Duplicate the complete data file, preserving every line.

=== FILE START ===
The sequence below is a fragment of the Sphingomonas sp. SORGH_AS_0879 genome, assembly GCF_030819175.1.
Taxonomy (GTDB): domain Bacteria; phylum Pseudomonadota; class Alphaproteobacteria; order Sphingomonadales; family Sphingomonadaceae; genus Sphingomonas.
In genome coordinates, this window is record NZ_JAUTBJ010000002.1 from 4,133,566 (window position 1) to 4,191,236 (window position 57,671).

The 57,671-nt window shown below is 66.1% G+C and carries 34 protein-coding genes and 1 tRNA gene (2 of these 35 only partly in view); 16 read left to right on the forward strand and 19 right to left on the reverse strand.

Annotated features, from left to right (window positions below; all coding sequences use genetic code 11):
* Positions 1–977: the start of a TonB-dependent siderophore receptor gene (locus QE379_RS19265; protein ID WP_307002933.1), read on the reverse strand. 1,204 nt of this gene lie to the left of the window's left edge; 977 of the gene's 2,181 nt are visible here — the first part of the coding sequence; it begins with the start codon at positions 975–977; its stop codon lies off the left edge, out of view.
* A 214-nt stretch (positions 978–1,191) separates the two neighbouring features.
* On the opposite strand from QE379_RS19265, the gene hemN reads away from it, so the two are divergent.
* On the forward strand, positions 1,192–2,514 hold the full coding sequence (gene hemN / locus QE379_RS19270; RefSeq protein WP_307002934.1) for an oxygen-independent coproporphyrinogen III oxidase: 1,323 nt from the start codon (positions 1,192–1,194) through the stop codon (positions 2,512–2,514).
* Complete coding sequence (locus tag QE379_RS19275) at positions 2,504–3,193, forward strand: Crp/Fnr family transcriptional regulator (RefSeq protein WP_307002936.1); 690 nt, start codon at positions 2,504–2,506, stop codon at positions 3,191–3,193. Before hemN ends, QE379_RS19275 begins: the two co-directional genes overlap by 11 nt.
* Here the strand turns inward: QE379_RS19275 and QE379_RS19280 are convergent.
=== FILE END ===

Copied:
The sequence below is a fragment of the Sphingomonas sp. SORGH_AS_0879 genome, assembly GCF_030819175.1.
Taxonomy (GTDB): domain Bacteria; phylum Pseudomonadota; class Alphaproteobacteria; order Sphingomonadales; family Sphingomonadaceae; genus Sphingomonas.
In genome coordinates, this window is record NZ_JAUTBJ010000002.1 from 4,133,566 (window position 1) to 4,191,236 (window position 57,671).

The 57,671-nt window shown below is 66.1% G+C and carries 34 protein-coding genes and 1 tRNA gene (2 of these 35 only partly in view); 16 read left to right on the forward strand and 19 right to left on the reverse strand.

Annotated features, from left to right (window positions below; all coding sequences use genetic code 11):
* Positions 1–977: the start of a TonB-dependent siderophore receptor gene (locus QE379_RS19265; protein ID WP_307002933.1), read on the reverse strand. 1,204 nt of this gene lie to the left of the window's left edge; 977 of the gene's 2,181 nt are visible here — the first part of the coding sequence; it begins with the start codon at positions 975–977; its stop codon lies off the left edge, out of view.
* A 214-nt stretch (positions 978–1,191) separates the two neighbouring features.
* On the opposite strand from QE379_RS19265, the gene hemN reads away from it, so the two are divergent.
* On the forward strand, positions 1,192–2,514 hold the full coding sequence (gene hemN / locus QE379_RS19270; RefSeq protein WP_307002934.1) for an oxygen-independent coproporphyrinogen III oxidase: 1,323 nt from the start codon (positions 1,192–1,194) through the stop codon (positions 2,512–2,514).
* Complete coding sequence (locus tag QE379_RS19275) at positions 2,504–3,193, forward strand: Crp/Fnr family transcriptional regulator (RefSeq protein WP_307002936.1); 690 nt, start codon at positions 2,504–2,506, stop codon at positions 3,191–3,193. Before hemN ends, QE379_RS19275 begins: the two co-directional genes overlap by 11 nt.
* Here the strand turns inward: QE379_RS19275 and QE379_RS19280 are convergent.